Kerry Sloan faces 10-to-life sentence in rape case — with federal trial set for April 15, 2019

Kerry Sloan, in front during a pentathlon 1500 at 2011 Berea nationals, faces serious charge involving a 17-year-old girl.Kerry Sloan, in front during a pentathlon 1500 at 2011 Berea nationals, competed at 2018 Landover and Spokane nationals, a year after his assaults.

Three months ago, I reported how M55 hurdler Kerry Sloan had been arrested on rape charges on the way to Malaga worlds — seized at a Texas airport on the way to London. I tracked the case for a few days and then let it slide. Wednesday, a USATF notice brought Kerry to my attention again:

Please be advised that it has come to USATF’s attention that the following individual has been deemed ineligible by the U.S. Center for SafeSport (


Accordingly, this individual is prohibited from participating, in any capacity, in any activity or competition authorized by, organized by, sanctioned by, or under the auspices of USATF or the USOC, the national governing bodies recognized by the USOC, and/or any Local Affiliated Organizations of a national governing body recognized by USATF and/or the USOC (including any USATF associations and clubs). This individual has been placed on USATF’s list of suspended individuals (

This action affirms USATF’s paramount goal of protecting its members and participants from victimization by sexual predators and other misconduct. It is our duty, along with the USOC, to work together to form a culture of respect in sport.

The mission of the U.S. Center for Safe Sport is to make athlete well-being the centerpiece of our nation’s sports. All athletes deserve to participate in sports that are free from bullying, hazing, sexual misconduct or any form of emotional or physical abuse.

So I looked up the case in Oklahoma court records and was surprised to see it was dismissed Oct. 9 at the request of the state. Oh my. Then I looked up his Tulsa lawyer and sent her a text. She immediately called back and said: Check federal court records. I immediately went to the PACER database.

The feds have taken over prosecution, I saw. And after some back-and-forth over whether he should be returned to custody, a judge ruled that Kerry, a military vet with PTSD and now working as a truck driver, could stay out on bail. Kerry put down $10,000 and now awaits trial on April 15, 2019.

His lawyers originally wanted to delay trial until June 2019, but on Oct. 26 U.S. District Judge Claire Eagan said nope.

However, she agreed the case was “complex” and the defense needed time to get ducks in a row, so she didn’t push for the original trial date of Dec. 17, 2018 — just a couple weeks from now.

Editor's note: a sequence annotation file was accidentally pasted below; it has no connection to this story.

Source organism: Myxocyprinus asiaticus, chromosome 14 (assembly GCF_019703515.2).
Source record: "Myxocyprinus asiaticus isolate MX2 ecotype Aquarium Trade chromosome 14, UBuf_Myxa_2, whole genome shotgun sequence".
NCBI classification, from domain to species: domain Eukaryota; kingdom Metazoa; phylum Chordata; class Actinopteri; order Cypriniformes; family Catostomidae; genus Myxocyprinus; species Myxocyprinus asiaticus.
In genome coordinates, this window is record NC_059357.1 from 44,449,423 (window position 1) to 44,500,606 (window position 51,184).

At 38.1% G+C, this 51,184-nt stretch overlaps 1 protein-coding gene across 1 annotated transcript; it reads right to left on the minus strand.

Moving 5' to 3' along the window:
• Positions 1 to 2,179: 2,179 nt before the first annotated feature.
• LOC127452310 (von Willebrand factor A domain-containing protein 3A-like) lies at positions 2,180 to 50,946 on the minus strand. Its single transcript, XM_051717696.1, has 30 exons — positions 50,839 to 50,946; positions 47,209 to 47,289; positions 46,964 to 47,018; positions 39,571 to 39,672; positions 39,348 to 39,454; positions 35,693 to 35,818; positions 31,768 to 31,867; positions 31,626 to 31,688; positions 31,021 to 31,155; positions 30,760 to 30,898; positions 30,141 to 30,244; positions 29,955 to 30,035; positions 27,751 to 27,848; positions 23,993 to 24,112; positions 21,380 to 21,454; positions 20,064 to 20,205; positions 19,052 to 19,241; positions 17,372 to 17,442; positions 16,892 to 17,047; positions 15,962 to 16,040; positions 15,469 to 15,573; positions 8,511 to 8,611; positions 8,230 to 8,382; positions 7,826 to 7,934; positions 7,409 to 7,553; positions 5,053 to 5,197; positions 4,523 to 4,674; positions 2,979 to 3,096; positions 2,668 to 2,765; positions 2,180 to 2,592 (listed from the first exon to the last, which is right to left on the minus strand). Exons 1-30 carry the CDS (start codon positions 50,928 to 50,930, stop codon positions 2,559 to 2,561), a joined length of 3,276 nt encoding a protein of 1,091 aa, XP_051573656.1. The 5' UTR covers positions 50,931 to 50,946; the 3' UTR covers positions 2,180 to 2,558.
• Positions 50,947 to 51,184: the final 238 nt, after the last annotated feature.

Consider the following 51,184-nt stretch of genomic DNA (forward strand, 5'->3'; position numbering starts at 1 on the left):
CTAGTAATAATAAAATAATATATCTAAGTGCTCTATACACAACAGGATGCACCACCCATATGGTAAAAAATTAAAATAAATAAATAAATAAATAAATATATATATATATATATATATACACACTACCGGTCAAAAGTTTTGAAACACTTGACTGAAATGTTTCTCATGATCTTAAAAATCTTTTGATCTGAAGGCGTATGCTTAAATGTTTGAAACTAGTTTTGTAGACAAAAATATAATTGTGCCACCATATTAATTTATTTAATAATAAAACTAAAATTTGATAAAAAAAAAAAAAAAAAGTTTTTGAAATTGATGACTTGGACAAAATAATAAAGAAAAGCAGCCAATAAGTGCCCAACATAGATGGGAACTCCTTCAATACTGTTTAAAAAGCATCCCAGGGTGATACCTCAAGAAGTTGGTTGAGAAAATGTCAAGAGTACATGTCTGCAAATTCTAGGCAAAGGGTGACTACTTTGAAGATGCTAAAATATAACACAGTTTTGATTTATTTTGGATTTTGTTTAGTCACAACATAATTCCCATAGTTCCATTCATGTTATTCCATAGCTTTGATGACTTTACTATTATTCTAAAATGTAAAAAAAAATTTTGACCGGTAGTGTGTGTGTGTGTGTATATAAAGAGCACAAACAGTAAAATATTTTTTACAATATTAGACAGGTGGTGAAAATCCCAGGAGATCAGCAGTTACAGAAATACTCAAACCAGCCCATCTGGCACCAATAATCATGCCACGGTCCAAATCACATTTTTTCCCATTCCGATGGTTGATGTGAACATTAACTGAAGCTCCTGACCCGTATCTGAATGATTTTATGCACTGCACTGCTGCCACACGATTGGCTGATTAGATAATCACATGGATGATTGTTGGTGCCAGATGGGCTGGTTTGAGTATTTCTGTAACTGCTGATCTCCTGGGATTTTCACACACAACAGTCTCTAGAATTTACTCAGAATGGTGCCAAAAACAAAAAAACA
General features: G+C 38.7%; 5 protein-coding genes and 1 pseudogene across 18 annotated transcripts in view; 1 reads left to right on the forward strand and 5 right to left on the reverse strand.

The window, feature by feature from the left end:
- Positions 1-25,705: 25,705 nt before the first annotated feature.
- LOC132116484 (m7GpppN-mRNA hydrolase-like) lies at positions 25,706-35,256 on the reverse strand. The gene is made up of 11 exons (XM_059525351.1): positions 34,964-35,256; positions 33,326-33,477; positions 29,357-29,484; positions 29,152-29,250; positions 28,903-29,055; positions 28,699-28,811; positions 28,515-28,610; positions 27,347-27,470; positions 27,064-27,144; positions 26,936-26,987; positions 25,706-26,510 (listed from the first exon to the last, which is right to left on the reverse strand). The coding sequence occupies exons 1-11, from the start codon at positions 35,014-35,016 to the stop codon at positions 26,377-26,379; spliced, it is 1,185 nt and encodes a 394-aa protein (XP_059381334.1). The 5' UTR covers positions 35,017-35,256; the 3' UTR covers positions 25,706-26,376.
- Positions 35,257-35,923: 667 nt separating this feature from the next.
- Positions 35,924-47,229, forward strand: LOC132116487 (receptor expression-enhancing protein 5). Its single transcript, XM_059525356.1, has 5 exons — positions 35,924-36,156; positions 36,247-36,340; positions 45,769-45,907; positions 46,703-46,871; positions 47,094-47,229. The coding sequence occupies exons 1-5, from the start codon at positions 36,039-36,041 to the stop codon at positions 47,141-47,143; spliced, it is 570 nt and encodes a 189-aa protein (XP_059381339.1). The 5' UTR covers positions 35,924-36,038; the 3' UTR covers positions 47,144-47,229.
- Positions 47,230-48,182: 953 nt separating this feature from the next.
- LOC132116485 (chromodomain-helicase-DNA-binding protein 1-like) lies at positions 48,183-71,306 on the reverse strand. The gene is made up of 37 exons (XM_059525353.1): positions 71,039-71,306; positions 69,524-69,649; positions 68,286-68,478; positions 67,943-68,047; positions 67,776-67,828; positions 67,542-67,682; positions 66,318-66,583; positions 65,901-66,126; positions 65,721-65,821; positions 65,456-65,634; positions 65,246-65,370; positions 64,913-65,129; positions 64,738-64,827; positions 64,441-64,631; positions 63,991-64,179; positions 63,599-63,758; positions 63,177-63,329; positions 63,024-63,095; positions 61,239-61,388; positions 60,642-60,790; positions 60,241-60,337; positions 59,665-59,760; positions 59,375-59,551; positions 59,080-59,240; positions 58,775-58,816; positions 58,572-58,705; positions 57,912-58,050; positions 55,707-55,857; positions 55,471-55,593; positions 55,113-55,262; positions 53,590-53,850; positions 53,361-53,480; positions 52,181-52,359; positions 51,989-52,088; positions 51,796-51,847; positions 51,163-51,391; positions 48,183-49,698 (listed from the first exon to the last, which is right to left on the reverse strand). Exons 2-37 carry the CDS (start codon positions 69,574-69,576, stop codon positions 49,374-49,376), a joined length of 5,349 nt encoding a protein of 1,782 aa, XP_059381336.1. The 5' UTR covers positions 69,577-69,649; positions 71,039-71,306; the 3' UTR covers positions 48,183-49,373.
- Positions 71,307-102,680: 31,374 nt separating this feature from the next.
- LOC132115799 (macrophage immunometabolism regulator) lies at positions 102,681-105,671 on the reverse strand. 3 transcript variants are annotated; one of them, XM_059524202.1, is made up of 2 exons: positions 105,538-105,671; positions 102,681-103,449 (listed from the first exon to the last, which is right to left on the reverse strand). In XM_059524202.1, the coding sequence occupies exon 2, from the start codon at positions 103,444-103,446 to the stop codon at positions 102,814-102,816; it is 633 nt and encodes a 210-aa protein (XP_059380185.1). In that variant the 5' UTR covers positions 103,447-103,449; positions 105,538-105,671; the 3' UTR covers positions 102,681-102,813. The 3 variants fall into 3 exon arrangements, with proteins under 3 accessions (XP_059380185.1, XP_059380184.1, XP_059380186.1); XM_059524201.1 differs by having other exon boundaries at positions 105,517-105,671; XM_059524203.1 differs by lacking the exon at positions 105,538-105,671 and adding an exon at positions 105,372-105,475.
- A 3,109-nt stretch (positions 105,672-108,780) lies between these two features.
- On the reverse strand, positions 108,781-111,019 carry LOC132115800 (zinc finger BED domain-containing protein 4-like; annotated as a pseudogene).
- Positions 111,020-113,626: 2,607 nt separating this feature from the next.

I collated a bunch of court docs, which include forensic evidence and victim statement. It’s nasty stuff, which I won’t summarize here. But the record is public, so you can check it out.

Kerry says he’s no longer coaching. It appears, from the USATF statement, that his masters career is over, too. He can appeal his banned status if he is acquitted at trial. But that is far from his biggest concern now.

He faces a minimum 10-year prison sentence if convicted. Maximum is life in prison.

Kerry has two grown sons and a Defense Department-employed wife of 26 years.

A statement also says: “Mr. Sloan suffers from Type-2 diabetes, for which he takes prescribed medications. He was diagnosed with post-traumatic stress disorder following his military service, but the condition is under control. He undergoes an annual check-up with his physician once a year to ensure the condition remains properly managed.”

During the effort to keep him out of jail, Kerry’s lawyers also said:

Mr. Sloan has no criminal history. He appears to have consistently been a pillar of his community. He has served in the military, maintained employment, had a stable marriage, and raised two successful children. As Magistrate Judge McCarthy explicitly recognized, Mr. Sloan is far outside the norm of criminal defendants that appear in this Court. It is difficult to reconcile Mr. Sloan’s life with the Government’s assertion that he clearly and convincingly is dangerous.

Even if the Court assumes for the sake of analysis that it should worry, based solely on the charge in this case, the Mr. Sloan could commit similar crimes, there is nothing supporting that assumption beyond the charge contained in the Indictment. There is no evidence that Mr. Sloan is an ongoing danger to anyone. He has never been accused of committing any crimes outside of this case. The Government agrees that its case is limited to a single incident involving one alleged victim. In the more than a year period since the alleged offense, there have been no other allegations made against Mr. Sloan from either the alleged victim in this case or anyone else.

I’ll keep an eye on the case and report back.

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About the Author

Ken Stone
Ken has followed track as an athlete, writer and webmaster since the late 1960s, and saw most sessions of track and field at the 1984 Los Angeles and 1996 Atlanta Olympics. He also attended the 1988, 1992, 2000, 2004, 2008 and 2012 Trials. He worked for 10 newspapers and now reports for Times of San Diego. Write him at or Story tips always welcome!

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